For Emacs, check out RLX, a Rogue-like game written in Emacs Lisp. Super wacky! I’ve only looked at the screenies though, not actually tried it… 🙁
At FOSDEM I kept telling people I was going to write Space Invaders in Emacs Lisp, using the image support, and perhaps having the invaders be actual (fontified) space characters. Well, dammit, someone else got there first — in 1989, no less.
If you want to improve your Emacs experience and have some time to burn, the Emacs Wiki is great; there’s all kinds of useful info, elisp code, etc, in there.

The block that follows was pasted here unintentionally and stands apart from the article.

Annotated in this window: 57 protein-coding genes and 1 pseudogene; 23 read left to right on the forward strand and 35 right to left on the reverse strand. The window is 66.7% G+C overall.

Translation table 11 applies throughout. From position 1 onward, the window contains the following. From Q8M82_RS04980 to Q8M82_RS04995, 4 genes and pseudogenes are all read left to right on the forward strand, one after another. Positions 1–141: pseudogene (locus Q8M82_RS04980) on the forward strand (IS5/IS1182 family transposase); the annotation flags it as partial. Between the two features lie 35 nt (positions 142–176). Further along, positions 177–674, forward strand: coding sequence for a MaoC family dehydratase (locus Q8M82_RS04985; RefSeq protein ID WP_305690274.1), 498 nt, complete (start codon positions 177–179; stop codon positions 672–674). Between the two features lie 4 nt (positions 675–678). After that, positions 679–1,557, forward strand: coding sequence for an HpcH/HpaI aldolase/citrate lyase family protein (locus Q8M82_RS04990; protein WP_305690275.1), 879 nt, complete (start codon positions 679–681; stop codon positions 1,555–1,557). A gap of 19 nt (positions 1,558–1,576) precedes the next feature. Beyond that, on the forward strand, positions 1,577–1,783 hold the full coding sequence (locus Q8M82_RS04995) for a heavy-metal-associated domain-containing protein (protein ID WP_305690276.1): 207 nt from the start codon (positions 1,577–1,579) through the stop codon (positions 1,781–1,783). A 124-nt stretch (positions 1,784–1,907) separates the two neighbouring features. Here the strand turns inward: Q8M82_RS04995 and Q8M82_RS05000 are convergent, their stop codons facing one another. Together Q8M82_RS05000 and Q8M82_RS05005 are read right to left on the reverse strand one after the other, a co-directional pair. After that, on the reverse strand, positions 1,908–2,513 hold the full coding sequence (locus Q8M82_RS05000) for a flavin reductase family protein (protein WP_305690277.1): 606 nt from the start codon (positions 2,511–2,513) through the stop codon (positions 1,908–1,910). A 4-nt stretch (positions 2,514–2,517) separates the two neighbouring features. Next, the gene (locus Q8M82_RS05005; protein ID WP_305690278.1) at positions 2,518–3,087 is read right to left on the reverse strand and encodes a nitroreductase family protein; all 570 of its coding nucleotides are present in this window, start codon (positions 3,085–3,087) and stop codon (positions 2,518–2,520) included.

Chris Blizzard (who I owe some email) pointed out jitblit to me. That’s pretty cool and it reminds me of what Apple is doing with LLVM and OpenGL. We’ll see more of this sort of specialized use of JITs now that they are becoming more common, generic, and library-ized.
I spent a little time looking at Elsa, a parser for C and C++. It seems nicely documented — much better than GCC. But, unfortunately, it doesn’t look like a solid way to start my incremental compilation project. For one thing the parser, according to the documentation is missing most error checks, and mostly assumes your code is valid. This is fine for analysis but not for production.